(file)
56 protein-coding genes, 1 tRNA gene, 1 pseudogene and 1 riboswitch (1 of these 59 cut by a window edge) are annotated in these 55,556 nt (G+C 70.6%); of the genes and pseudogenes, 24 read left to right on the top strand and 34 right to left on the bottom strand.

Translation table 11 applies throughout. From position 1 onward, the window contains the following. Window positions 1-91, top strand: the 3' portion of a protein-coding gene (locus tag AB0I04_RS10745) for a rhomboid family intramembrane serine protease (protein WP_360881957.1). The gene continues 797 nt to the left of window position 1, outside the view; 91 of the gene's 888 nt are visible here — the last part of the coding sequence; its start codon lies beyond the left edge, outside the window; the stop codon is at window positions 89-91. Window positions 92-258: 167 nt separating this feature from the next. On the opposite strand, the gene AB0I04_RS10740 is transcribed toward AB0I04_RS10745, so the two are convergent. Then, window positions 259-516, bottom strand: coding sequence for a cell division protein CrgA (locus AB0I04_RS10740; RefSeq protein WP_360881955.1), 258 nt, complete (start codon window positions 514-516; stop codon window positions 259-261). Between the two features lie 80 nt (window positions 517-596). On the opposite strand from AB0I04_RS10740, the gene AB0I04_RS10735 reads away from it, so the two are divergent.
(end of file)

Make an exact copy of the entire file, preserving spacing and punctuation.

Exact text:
56 protein-coding genes, 1 tRNA gene, 1 pseudogene and 1 riboswitch (1 of these 59 cut by a window edge) are annotated in these 55,556 nt (G+C 70.6%); of the genes and pseudogenes, 24 read left to right on the top strand and 34 right to left on the bottom strand.

Translation table 11 applies throughout. From position 1 onward, the window contains the following. Window positions 1-91, top strand: the 3' portion of a protein-coding gene (locus tag AB0I04_RS10745) for a rhomboid family intramembrane serine protease (protein WP_360881957.1). The gene continues 797 nt to the left of window position 1, outside the view; 91 of the gene's 888 nt are visible here — the last part of the coding sequence; its start codon lies beyond the left edge, outside the window; the stop codon is at window positions 89-91. Window positions 92-258: 167 nt separating this feature from the next. On the opposite strand, the gene AB0I04_RS10740 is transcribed toward AB0I04_RS10745, so the two are convergent. Then, window positions 259-516, bottom strand: coding sequence for a cell division protein CrgA (locus AB0I04_RS10740; RefSeq protein WP_360881955.1), 258 nt, complete (start codon window positions 514-516; stop codon window positions 259-261). Between the two features lie 80 nt (window positions 517-596). On the opposite strand from AB0I04_RS10740, the gene AB0I04_RS10735 reads away from it, so the two are divergent.